“Amongst all unimportant subjects, football is by far the most
Pope John Paul II (1920-2005)
European Central Bank researchers have hypothesized that World Cup Soccer distracts stock market participants. Using data on trading activity during the 2010 games from 15 International stock markets, they concluded that trading volume and prices were impacted.
- There was a 45% drop in trading volume during game times that rose to 55% when a national team was playing.
- Goals further eroded the number of quotes and trades by 5%.
- A trading response started just before a game and continued for as long as 45 minutes after that game.
- Prices on national markets atypically deviated from global trends during match time.
In addition, according to Goldman Sachs’s World Cup economics study, victors get a stock market sentiment bounce. Looking back to 1974, every winning team’s home market–except for Brazil in 2002–outperformed global markets by an average of 3.5%. Then though, within 12 weeks, the glow substantially dims and within a year, a winning team’s home stock market underperforms.
You can see below the victors’ boost and runners-up slump in stock market activity:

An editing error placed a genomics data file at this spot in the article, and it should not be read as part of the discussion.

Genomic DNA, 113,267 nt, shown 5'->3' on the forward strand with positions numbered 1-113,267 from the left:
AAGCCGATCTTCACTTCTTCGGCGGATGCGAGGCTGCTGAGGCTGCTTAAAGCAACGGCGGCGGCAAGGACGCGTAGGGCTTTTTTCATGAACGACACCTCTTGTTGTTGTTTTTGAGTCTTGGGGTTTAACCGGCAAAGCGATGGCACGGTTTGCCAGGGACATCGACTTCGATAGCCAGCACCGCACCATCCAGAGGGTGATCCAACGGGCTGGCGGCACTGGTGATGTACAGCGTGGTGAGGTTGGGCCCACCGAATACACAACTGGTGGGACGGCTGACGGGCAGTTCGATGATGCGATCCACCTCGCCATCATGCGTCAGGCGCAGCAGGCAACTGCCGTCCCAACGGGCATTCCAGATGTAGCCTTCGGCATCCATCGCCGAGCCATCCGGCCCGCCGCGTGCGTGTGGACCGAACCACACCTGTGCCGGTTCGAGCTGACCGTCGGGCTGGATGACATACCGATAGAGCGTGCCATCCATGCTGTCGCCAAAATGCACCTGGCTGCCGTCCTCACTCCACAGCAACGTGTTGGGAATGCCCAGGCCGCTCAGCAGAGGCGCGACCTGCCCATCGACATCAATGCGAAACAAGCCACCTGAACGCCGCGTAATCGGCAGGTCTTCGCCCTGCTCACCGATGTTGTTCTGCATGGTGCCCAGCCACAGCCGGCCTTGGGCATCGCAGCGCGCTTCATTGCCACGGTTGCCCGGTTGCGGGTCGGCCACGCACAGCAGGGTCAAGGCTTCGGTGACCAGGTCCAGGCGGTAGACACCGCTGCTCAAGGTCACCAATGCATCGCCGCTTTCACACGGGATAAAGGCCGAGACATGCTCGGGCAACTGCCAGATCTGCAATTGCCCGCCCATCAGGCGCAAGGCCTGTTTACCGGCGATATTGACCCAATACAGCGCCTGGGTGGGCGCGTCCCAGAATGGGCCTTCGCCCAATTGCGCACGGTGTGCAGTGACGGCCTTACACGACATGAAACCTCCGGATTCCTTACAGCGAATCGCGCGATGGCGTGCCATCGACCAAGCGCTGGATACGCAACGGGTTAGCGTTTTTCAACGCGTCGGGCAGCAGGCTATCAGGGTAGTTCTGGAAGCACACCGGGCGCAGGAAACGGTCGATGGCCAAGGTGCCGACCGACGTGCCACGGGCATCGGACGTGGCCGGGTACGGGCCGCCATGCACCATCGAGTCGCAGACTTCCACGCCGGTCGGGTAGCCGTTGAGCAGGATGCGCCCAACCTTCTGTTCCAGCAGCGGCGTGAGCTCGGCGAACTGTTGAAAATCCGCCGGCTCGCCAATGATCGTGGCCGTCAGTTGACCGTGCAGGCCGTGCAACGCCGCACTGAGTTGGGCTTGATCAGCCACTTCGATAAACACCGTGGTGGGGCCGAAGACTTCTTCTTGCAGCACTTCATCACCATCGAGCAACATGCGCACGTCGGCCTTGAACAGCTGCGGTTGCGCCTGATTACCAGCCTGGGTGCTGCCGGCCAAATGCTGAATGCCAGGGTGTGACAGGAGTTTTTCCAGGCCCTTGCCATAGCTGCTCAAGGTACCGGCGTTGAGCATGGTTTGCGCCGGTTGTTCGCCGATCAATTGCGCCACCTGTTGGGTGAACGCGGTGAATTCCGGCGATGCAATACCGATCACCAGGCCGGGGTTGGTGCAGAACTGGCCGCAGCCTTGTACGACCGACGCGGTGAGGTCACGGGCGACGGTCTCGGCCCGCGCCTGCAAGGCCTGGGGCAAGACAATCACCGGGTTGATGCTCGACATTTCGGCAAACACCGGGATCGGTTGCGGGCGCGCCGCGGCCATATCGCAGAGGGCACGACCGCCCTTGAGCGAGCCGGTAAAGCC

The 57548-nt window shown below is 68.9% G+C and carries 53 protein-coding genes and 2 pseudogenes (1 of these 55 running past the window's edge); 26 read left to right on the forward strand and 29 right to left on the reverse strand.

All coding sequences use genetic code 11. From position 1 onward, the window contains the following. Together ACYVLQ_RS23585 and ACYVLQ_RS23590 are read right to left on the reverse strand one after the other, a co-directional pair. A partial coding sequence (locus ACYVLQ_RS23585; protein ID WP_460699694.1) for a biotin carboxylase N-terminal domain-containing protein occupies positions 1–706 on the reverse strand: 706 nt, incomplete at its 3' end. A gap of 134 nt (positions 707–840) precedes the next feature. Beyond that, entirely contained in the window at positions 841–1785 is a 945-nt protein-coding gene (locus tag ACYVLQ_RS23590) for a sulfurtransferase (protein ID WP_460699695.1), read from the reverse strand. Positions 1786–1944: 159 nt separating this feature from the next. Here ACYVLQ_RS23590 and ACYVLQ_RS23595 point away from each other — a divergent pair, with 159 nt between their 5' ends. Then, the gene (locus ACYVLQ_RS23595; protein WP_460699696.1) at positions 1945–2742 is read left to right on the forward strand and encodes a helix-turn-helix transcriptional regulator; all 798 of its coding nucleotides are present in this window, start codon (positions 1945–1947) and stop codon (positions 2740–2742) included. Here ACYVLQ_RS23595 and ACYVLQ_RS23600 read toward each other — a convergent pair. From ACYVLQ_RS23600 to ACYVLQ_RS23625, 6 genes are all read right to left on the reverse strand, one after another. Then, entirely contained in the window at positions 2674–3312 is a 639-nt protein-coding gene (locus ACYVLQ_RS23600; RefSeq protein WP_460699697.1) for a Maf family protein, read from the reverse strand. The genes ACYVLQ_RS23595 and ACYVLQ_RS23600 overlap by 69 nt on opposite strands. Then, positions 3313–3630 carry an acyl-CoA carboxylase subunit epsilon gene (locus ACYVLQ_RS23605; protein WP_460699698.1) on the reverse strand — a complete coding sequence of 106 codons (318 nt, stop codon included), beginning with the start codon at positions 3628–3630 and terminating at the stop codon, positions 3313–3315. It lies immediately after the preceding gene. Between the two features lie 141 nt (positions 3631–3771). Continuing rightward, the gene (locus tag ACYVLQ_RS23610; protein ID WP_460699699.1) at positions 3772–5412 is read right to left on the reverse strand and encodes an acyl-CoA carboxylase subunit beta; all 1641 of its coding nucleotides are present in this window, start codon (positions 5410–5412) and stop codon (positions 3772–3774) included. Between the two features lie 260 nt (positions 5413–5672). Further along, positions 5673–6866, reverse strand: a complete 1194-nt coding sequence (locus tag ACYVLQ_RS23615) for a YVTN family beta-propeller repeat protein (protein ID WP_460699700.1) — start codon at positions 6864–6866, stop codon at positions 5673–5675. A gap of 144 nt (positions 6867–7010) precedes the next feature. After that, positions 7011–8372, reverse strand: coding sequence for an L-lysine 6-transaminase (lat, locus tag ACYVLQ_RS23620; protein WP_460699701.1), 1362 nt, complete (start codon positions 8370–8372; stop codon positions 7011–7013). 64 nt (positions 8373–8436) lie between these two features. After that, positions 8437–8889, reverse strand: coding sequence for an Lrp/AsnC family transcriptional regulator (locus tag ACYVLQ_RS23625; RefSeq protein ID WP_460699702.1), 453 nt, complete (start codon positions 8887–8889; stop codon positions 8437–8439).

Our bottom line: Focusing on attention shifts and sentiment, behavioral economics can provide insight about human stock market activity during the World Cup. After all, economist John Maynard Keynes reputedly said that, “Successful investing is anticipating the anticipations of others.” However, with milli-second trades, the diminution of the role of a specialist and countless other complexities transforming the traditional Wall Street world, I am somewhat skeptical about the games’ actual impact.
Many of the games today seem to be scheduled after markets around the world have closed but the US/Germany match is at 12 noon NYC time (1 PM in Recife, Brazil). Let’s keep an eye on market activity. Please do share what you observe in a comment.